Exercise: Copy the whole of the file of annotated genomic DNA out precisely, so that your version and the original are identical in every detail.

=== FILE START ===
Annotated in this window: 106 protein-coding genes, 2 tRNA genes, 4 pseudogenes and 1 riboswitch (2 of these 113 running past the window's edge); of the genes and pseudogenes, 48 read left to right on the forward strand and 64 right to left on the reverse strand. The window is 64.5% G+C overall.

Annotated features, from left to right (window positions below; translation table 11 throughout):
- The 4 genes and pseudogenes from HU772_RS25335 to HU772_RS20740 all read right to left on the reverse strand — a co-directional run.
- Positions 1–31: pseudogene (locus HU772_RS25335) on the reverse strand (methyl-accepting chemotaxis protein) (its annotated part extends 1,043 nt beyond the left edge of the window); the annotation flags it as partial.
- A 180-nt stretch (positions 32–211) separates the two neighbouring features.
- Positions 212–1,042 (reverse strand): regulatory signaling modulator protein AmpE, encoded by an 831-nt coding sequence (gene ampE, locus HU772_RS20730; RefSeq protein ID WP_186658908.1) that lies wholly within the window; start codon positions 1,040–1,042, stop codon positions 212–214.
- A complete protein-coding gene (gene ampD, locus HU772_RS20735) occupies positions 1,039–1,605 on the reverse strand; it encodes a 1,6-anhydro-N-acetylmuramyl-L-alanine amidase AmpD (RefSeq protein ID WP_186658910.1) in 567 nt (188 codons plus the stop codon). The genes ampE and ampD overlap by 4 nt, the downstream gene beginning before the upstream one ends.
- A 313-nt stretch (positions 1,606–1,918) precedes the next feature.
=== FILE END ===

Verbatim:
Annotated in this window: 106 protein-coding genes, 2 tRNA genes, 4 pseudogenes and 1 riboswitch (2 of these 113 running past the window's edge); of the genes and pseudogenes, 48 read left to right on the forward strand and 64 right to left on the reverse strand. The window is 64.5% G+C overall.

Annotated features, from left to right (window positions below; translation table 11 throughout):
- The 4 genes and pseudogenes from HU772_RS25335 to HU772_RS20740 all read right to left on the reverse strand — a co-directional run.
- Positions 1–31: pseudogene (locus HU772_RS25335) on the reverse strand (methyl-accepting chemotaxis protein) (its annotated part extends 1,043 nt beyond the left edge of the window); the annotation flags it as partial.
- A 180-nt stretch (positions 32–211) separates the two neighbouring features.
- Positions 212–1,042 (reverse strand): regulatory signaling modulator protein AmpE, encoded by an 831-nt coding sequence (gene ampE, locus HU772_RS20730; RefSeq protein ID WP_186658908.1) that lies wholly within the window; start codon positions 1,040–1,042, stop codon positions 212–214.
- A complete protein-coding gene (gene ampD, locus HU772_RS20735) occupies positions 1,039–1,605 on the reverse strand; it encodes a 1,6-anhydro-N-acetylmuramyl-L-alanine amidase AmpD (RefSeq protein ID WP_186658910.1) in 567 nt (188 codons plus the stop codon). The genes ampE and ampD overlap by 4 nt, the downstream gene beginning before the upstream one ends.
- A 313-nt stretch (positions 1,606–1,918) precedes the next feature.